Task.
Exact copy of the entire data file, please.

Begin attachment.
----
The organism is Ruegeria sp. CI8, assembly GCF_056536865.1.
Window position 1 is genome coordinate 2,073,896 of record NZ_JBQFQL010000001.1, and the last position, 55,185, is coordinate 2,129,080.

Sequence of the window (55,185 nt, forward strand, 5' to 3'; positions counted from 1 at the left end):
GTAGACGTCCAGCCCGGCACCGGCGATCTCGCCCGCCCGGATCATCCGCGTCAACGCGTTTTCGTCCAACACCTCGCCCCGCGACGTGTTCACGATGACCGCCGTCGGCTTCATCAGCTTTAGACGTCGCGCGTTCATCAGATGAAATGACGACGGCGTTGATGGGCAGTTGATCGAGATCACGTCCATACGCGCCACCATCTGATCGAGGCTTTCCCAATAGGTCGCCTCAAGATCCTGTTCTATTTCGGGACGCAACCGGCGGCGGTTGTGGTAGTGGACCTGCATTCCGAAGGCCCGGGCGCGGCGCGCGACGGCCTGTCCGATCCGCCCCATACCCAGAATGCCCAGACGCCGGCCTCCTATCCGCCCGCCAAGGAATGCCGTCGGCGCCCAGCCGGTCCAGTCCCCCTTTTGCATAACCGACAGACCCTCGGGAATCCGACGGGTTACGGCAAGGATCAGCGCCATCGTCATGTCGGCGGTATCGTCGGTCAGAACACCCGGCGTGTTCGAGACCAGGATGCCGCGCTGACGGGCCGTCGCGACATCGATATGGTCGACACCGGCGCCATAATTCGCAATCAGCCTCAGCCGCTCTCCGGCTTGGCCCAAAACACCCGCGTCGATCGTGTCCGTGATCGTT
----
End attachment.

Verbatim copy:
The organism is Ruegeria sp. CI8, assembly GCF_056536865.1.
Window position 1 is genome coordinate 2,073,896 of record NZ_JBQFQL010000001.1, and the last position, 55,185, is coordinate 2,129,080.

Sequence of the window (55,185 nt, forward strand, 5' to 3'; positions counted from 1 at the left end):
GTAGACGTCCAGCCCGGCACCGGCGATCTCGCCCGCCCGGATCATCCGCGTCAACGCGTTTTCGTCCAACACCTCGCCCCGCGACGTGTTCACGATGACCGCCGTCGGCTTCATCAGCTTTAGACGTCGCGCGTTCATCAGATGAAATGACGACGGCGTTGATGGGCAGTTGATCGAGATCACGTCCATACGCGCCACCATCTGATCGAGGCTTTCCCAATAGGTCGCCTCAAGATCCTGTTCTATTTCGGGACGCAACCGGCGGCGGTTGTGGTAGTGGACCTGCATTCCGAAGGCCCGGGCGCGGCGCGCGACGGCCTGTCCGATCCGCCCCATACCCAGAATGCCCAGACGCCGGCCTCCTATCCGCCCGCCAAGGAATGCCGTCGGCGCCCAGCCGGTCCAGTCCCCCTTTTGCATAACCGACAGACCCTCGGGAATCCGACGGGTTACGGCAAGGATCAGCGCCATCGTCATGTCGGCGGTATCGTCGGTCAGAACACCCGGCGTGTTCGAGACCAGGATGCCGCGCTGACGGGCCGTCGCGACATCGATATGGTCGACACCGGCGCCATAATTCGCAATCAGCCTCAGCCGCTCTCCGGCTTGGCCCAAAACACCCGCGTCGATCGTGTCCGTGATCGTT